Critical Context

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Terrence McNally, who has written many plays for the Broadway stage, is a lifelong fan of opera and of Maria Callas. He first heard Callas sing on a recording in 1953, when he was a high school student in Texas, and he later heard her sing in person many times before her retirement from opera in 1965. McNally believed that the secret of Callas’s ability to move her audience was that she identified so completely with the emotions of her characters. Her deep emotional involvement communicated itself to the audience and awakened similar emotions, whether of sorrow or joy, that they experienced in their own lives.

Master Class is not the only play McNally has written with operatic themes. In The Lisbon Traviata (pr. 1985, pb. 1986), two opera fans are in search of a recording of one of Callas’s performances as Violetta in Verdi’s La Traviata (1853). A recording was not known then to be in existence, although one has since been discovered. The Lisbon Traviata had only limited appeal, and it was with Master Class that McNally found a wider audience. The play ran from November, 1995, to June, 1997, on Broadway and received three Tony Awards. By 1997, there had been about forty productions of the play abroad.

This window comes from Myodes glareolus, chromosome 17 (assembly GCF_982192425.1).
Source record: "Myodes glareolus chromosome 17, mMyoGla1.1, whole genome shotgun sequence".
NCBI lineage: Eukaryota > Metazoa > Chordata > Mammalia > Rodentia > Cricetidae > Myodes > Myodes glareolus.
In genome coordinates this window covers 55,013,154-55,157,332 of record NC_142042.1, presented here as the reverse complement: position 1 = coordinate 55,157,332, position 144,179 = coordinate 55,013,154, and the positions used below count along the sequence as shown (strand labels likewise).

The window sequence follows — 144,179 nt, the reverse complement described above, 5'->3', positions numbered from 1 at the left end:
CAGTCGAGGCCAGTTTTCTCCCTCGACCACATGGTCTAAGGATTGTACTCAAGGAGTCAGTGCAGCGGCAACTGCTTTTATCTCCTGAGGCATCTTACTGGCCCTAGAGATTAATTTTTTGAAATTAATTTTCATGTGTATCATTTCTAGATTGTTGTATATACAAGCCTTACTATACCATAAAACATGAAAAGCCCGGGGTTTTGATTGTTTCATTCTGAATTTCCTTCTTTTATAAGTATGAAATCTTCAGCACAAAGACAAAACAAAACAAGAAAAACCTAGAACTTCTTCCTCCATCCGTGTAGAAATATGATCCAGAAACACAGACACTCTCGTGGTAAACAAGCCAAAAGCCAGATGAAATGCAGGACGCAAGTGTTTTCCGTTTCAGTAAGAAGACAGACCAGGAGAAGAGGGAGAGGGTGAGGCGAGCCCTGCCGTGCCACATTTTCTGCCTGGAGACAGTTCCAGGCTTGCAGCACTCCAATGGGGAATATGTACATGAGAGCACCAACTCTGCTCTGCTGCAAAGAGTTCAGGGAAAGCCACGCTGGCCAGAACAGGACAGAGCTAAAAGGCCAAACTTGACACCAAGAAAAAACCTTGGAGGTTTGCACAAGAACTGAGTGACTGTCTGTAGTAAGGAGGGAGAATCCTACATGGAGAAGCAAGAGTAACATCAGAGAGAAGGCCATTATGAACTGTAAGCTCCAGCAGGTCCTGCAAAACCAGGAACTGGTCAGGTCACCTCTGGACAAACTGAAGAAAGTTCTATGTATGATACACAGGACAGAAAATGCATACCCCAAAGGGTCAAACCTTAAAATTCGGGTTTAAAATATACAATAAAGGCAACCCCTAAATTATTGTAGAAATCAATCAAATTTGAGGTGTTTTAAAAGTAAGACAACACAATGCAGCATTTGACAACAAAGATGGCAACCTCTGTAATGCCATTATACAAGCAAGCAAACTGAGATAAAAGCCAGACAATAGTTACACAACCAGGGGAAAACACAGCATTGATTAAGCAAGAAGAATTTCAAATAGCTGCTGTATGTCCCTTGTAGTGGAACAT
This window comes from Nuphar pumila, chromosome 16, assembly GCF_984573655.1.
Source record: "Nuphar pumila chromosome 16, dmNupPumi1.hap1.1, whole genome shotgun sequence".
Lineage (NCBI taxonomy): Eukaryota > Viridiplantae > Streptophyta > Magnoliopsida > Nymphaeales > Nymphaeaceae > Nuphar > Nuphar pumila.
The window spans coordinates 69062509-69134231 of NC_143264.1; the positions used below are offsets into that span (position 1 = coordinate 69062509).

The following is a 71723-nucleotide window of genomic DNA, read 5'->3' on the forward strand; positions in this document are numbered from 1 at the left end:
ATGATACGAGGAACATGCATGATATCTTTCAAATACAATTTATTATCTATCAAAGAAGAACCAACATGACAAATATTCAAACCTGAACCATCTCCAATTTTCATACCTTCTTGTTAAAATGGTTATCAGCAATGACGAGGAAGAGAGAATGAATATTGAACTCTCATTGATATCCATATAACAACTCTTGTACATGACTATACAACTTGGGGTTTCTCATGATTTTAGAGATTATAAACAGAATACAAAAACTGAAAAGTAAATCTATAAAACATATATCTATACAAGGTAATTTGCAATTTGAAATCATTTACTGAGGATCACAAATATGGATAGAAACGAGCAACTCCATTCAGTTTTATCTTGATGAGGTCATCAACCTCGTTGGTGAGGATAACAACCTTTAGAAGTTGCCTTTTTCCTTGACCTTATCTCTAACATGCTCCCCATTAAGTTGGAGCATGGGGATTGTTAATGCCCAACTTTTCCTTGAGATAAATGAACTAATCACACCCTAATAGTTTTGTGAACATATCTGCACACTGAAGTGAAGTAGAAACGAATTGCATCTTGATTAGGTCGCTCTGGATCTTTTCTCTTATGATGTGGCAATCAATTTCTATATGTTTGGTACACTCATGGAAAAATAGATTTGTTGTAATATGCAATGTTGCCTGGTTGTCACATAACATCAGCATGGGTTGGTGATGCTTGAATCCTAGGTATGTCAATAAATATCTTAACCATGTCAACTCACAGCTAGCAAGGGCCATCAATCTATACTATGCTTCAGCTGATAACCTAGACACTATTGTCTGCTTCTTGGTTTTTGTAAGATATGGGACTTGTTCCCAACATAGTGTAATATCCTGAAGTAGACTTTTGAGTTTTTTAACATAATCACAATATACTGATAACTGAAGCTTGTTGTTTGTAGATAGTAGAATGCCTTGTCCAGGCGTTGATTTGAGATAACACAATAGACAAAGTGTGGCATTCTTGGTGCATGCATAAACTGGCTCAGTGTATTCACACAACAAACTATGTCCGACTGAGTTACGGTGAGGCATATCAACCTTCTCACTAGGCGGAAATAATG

Master Class is important because it re-creates on the stage, for a modern audience, a singer-actress of almost legendary status. Although there were some complaints from critics that McNally’s quarrelsome, egotistical Maria was not historically accurate—unlike her fictional version, Callas conducted her master classes in a professional, helpful manner—the play nonetheless provides a compelling exploration of how great dramatic art is created.

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Critical Overview